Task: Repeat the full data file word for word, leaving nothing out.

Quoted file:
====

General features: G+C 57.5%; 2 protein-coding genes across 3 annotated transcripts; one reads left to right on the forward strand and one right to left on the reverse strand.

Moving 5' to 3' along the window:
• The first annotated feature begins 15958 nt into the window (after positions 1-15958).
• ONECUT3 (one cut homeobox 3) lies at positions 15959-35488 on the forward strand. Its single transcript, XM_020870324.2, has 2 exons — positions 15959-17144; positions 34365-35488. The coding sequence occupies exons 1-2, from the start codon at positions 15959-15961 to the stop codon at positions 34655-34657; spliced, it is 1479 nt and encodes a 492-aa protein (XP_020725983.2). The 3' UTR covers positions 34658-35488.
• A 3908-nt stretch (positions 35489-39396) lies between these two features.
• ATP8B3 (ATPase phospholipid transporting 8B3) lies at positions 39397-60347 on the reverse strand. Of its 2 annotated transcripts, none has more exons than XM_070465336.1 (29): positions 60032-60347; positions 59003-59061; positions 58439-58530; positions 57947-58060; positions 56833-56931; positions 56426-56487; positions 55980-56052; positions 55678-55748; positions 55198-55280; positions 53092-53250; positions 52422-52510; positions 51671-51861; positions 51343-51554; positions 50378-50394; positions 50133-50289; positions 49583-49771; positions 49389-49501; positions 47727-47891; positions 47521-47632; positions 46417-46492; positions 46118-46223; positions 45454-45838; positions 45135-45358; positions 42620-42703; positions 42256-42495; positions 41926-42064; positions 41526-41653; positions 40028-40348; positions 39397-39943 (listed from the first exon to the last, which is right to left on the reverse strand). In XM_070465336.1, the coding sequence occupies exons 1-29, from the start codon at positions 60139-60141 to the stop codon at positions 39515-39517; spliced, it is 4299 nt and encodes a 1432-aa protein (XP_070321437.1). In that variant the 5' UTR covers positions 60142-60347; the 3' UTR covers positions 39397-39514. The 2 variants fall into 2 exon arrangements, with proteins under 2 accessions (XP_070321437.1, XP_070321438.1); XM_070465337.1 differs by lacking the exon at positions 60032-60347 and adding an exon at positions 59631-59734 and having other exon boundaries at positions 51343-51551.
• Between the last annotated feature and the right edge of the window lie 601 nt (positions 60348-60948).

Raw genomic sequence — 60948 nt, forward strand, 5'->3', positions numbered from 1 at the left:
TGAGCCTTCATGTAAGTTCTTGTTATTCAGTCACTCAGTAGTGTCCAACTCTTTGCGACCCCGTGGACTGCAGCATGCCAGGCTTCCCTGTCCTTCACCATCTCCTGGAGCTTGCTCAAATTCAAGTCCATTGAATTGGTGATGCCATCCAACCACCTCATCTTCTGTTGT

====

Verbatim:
General features: G+C 57.5%; 2 protein-coding genes across 3 annotated transcripts; one reads left to right on the forward strand and one right to left on the reverse strand.

Moving 5' to 3' along the window:
• The first annotated feature begins 15958 nt into the window (after positions 1-15958).
• ONECUT3 (one cut homeobox 3) lies at positions 15959-35488 on the forward strand. Its single transcript, XM_020870324.2, has 2 exons — positions 15959-17144; positions 34365-35488. The coding sequence occupies exons 1-2, from the start codon at positions 15959-15961 to the stop codon at positions 34655-34657; spliced, it is 1479 nt and encodes a 492-aa protein (XP_020725983.2). The 3' UTR covers positions 34658-35488.
• A 3908-nt stretch (positions 35489-39396) lies between these two features.
• ATP8B3 (ATPase phospholipid transporting 8B3) lies at positions 39397-60347 on the reverse strand. Of its 2 annotated transcripts, none has more exons than XM_070465336.1 (29): positions 60032-60347; positions 59003-59061; positions 58439-58530; positions 57947-58060; positions 56833-56931; positions 56426-56487; positions 55980-56052; positions 55678-55748; positions 55198-55280; positions 53092-53250; positions 52422-52510; positions 51671-51861; positions 51343-51554; positions 50378-50394; positions 50133-50289; positions 49583-49771; positions 49389-49501; positions 47727-47891; positions 47521-47632; positions 46417-46492; positions 46118-46223; positions 45454-45838; positions 45135-45358; positions 42620-42703; positions 42256-42495; positions 41926-42064; positions 41526-41653; positions 40028-40348; positions 39397-39943 (listed from the first exon to the last, which is right to left on the reverse strand). In XM_070465336.1, the coding sequence occupies exons 1-29, from the start codon at positions 60139-60141 to the stop codon at positions 39515-39517; spliced, it is 4299 nt and encodes a 1432-aa protein (XP_070321437.1). In that variant the 5' UTR covers positions 60142-60347; the 3' UTR covers positions 39397-39514. The 2 variants fall into 2 exon arrangements, with proteins under 2 accessions (XP_070321437.1, XP_070321438.1); XM_070465337.1 differs by lacking the exon at positions 60032-60347 and adding an exon at positions 59631-59734 and having other exon boundaries at positions 51343-51551.
• Between the last annotated feature and the right edge of the window lie 601 nt (positions 60348-60948).

Raw genomic sequence — 60948 nt, forward strand, 5'->3', positions numbered from 1 at the left:
TGAGCCTTCATGTAAGTTCTTGTTATTCAGTCACTCAGTAGTGTCCAACTCTTTGCGACCCCGTGGACTGCAGCATGCCAGGCTTCCCTGTCCTTCACCATCTCCTGGAGCTTGCTCAAATTCAAGTCCATTGAATTGGTGATGCCATCCAACCACCTCATCTTCTGTTGT